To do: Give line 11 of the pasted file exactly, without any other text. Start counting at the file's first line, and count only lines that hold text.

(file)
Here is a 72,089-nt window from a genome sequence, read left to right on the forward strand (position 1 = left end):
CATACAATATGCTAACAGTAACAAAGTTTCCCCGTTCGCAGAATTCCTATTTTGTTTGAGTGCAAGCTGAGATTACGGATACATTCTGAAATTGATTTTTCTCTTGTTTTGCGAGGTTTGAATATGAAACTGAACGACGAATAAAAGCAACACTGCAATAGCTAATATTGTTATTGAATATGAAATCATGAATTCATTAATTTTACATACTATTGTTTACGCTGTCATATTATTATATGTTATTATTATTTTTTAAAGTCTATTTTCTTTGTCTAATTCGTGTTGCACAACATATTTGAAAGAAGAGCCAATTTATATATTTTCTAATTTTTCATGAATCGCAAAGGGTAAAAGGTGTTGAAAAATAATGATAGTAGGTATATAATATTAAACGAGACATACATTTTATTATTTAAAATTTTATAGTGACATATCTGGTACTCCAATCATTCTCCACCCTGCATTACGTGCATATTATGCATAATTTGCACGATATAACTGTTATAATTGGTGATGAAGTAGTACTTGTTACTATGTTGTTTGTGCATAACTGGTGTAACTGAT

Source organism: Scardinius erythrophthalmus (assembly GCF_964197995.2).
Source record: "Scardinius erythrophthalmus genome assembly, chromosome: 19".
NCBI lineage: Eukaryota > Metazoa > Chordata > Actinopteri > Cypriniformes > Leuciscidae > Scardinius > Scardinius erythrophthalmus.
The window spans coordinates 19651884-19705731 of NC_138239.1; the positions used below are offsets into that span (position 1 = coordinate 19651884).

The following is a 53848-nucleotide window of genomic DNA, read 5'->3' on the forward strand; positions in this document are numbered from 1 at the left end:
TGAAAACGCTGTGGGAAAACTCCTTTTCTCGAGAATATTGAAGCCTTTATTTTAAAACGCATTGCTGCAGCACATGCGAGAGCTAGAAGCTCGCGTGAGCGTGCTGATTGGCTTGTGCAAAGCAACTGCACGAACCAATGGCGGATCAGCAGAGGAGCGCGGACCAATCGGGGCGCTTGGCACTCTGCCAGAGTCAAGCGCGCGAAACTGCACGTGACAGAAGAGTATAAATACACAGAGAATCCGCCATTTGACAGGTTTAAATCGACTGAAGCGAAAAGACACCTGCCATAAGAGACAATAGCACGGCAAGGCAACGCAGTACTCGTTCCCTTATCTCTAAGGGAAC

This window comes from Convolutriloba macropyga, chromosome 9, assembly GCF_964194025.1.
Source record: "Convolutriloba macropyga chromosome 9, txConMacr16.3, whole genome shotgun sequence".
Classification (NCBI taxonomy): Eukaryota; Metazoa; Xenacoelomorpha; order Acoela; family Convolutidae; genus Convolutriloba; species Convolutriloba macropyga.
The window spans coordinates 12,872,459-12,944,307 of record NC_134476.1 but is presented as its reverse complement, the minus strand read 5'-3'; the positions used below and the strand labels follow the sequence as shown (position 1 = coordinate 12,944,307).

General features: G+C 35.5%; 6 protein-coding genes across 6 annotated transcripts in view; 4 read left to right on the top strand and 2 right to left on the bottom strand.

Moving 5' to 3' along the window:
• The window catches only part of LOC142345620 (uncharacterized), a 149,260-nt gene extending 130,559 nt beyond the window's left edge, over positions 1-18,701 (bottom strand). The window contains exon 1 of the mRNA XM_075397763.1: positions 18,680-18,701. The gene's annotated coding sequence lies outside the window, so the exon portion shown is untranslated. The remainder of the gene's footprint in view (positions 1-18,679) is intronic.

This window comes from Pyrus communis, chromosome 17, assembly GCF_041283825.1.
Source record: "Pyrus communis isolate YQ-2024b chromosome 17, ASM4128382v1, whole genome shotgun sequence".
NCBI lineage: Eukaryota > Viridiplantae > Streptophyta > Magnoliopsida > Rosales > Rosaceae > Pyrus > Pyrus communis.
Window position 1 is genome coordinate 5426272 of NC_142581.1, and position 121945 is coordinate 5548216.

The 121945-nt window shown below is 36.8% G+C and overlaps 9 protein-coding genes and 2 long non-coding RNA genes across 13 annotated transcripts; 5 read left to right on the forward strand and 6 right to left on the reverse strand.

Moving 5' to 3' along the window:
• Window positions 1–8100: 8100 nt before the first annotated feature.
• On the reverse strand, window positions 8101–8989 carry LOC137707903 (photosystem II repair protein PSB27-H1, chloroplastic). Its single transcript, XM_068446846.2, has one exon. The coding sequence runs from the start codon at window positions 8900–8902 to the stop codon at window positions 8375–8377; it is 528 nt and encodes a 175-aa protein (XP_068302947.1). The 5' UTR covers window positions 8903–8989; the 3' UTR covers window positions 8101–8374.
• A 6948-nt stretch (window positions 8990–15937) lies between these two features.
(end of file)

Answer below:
Classification (NCBI taxonomy): Eukaryota; Metazoa; Xenacoelomorpha; order Acoela; family Convolutidae; genus Convolutriloba; species Convolutriloba macropyga.